The 2022 November/December issue of Today’s FDA is available online for Florida Dental Association (FDA) members NOW! Check it out for great articles about peer review – an exclusive FDA member benefit, how the dental workforce shortage is being addressed and even tips on purchasing a new computer. So, what are you waiting for? Head to floridadental.org/publications or just click the cover image below to read the issue.
With the holidays fast approaching, we wanted to remind you that you are required, either personally or through another Florida licensed dentist, or through a reciprocal agreement with another group, to provide 24-hour emergency care for all patients under your continuing care. If you do not provide this emergency care, then you are subject to discipline by the Board of Dentistry (BOD). Emergency care is also listed in the ADA’s Dental Patient Rights and Responsibilities Statement. It states a patient has the right to reasonable arrangements for dental care and emergency treatment. The full list of patient’s rights and responsibilities can be found at www.ada.org.
Unfortunately, I cannot give you any clear-cut parameters on what will be enough to satisfy this rule. For example, is a 24-hour number for patients to call you enough; do you have to be available to have patients come into your office 24 hours a day, 7 days a week? Instead, the reasonableness standard will apply here. Ask yourself is the access to emergency care you are providing to your patients reasonable under the circumstances.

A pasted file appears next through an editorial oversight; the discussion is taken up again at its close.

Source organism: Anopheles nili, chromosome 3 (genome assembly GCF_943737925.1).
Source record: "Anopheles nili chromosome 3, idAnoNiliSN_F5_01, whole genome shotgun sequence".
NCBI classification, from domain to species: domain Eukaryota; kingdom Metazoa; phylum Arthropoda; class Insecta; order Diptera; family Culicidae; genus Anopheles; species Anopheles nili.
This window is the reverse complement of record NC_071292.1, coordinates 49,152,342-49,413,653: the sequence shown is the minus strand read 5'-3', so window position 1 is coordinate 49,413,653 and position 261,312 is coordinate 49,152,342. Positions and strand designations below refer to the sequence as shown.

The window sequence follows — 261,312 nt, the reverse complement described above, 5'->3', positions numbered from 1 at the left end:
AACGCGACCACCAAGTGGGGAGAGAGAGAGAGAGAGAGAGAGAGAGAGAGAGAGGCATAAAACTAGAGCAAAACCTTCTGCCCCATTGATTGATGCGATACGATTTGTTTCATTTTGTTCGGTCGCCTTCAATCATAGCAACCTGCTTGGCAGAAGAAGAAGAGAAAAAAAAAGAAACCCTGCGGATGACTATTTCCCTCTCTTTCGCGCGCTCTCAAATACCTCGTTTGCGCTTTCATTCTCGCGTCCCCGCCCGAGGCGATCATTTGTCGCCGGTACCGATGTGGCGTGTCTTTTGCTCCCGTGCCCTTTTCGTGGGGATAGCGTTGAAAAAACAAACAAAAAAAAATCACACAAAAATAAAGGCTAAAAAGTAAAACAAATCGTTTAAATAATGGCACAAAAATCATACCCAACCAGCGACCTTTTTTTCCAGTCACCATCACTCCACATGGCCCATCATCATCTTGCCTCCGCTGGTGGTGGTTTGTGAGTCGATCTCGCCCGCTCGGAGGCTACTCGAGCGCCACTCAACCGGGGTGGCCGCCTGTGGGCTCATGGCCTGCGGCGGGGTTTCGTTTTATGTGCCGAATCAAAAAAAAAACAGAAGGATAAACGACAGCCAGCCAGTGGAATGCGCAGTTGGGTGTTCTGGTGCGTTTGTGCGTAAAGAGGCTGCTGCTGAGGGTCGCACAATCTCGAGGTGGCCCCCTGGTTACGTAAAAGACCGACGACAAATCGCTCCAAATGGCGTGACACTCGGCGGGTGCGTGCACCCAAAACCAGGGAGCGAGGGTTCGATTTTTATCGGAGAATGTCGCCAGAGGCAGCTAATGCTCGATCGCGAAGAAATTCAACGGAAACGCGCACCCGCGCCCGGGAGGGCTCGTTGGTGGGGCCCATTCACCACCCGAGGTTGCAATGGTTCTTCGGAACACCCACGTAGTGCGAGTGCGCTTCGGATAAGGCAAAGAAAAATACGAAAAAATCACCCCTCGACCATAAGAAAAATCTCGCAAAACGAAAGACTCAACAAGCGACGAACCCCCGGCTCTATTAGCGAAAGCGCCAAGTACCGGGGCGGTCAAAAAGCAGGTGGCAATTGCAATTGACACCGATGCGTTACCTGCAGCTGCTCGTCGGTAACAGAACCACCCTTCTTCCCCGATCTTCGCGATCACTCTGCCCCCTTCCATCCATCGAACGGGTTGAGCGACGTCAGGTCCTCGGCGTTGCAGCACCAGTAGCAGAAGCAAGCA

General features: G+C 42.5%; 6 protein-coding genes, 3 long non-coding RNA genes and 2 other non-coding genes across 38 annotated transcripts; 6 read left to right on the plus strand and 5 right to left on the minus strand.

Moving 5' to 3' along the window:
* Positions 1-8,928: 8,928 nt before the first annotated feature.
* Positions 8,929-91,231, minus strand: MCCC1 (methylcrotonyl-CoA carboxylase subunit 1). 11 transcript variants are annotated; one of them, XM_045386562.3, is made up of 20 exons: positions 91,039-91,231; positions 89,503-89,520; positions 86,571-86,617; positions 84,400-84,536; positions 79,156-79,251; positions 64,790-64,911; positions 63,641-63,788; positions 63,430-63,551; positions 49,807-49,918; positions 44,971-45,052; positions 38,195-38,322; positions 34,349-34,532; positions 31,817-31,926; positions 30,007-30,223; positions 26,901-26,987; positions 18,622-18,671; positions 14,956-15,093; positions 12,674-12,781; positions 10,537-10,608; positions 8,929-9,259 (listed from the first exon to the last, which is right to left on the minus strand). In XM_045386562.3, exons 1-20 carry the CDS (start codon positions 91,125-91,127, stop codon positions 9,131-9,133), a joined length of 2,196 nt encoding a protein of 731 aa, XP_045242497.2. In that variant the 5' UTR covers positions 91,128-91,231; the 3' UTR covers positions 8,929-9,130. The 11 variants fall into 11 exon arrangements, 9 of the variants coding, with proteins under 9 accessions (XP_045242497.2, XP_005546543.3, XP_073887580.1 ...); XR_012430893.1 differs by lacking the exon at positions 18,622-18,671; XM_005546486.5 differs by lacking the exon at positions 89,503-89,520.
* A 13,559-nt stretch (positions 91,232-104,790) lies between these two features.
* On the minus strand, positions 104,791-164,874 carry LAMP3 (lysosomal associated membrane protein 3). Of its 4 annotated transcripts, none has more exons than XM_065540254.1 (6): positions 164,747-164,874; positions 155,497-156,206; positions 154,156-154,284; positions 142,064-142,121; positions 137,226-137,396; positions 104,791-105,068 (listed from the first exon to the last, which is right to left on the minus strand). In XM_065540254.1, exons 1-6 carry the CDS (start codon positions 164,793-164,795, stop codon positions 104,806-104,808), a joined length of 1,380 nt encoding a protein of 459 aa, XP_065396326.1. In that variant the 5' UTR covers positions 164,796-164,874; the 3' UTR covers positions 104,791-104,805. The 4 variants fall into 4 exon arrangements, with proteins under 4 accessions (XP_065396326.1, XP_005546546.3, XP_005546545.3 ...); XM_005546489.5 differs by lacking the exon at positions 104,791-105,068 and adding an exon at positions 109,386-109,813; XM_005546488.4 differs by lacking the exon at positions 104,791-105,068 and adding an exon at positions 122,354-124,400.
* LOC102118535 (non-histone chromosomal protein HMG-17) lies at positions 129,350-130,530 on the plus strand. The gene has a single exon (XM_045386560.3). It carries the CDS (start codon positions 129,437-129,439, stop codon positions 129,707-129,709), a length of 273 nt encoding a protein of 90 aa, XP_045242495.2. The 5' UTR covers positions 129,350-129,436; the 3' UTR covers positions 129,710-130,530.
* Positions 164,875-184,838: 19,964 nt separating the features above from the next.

The BOD Rule on this is 64B5-17.004, Emergency Care: It is the responsibility of every dentist practicing in this State to provide, either personally, through another licensed dentist, or through a reciprocal agreement with another agency, reasonable twenty-four (24) hour emergency services for all patients under his continuing care.
Reviewed by Dr. Alan E. Friedel
The Art of Occlusal Esthetic Waxing is an exceptional book on an important analog concept in what fast is becoming a digital world. This book is made for those people who believe that digitally created occlusion may come close to, but is not as good as proper analog creation of occlusion, especially when carefully crafted by an exacting dentist.
The book takes a logical, stepwise approach to educate dentists who are new to these concepts or to remind experienced dentists of the logic behind each of the steps involved with creating aesthetic, functional occlusion. The book begins by setting parameters, building basic agreement about the concepts of occlusion and aesthetics. Most of us have not reviewed these concepts since early in dental school education. The fundamental understanding of occlusion; where the forces of function are properly directed is inherent to excellence in dentistry. The discussion of aesthetics starts tooth by tooth and then pulls back into a discussion of face form, arch form, profile and lips.
Visit floridadental.org/member-center/publications/book-reviews to read the full review.
By Erin Taylor, DMD
Treating special needs patients provides a unique and fulfilling opportunity within my practices. Having the opportunity to provide excellent dental care and remove the access barrier is not only rewarding for patients and their families but for the doctors and staff within my practices as well.
I first connected to the treatment of special needs patients during my dental school education at the University of Pittsburgh School of Dental Medicine. Consequently, after graduating from my dental school program, I continued my education as a pediatric dentistry resident at the University of Pittsburgh. I continued to diagnose and treat special needs patients at the University of Pittsburgh where our residency program worked directly with the anesthesia department, so we were able to provide treatment for all individuals regardless of age, disability, medical needs or behavior.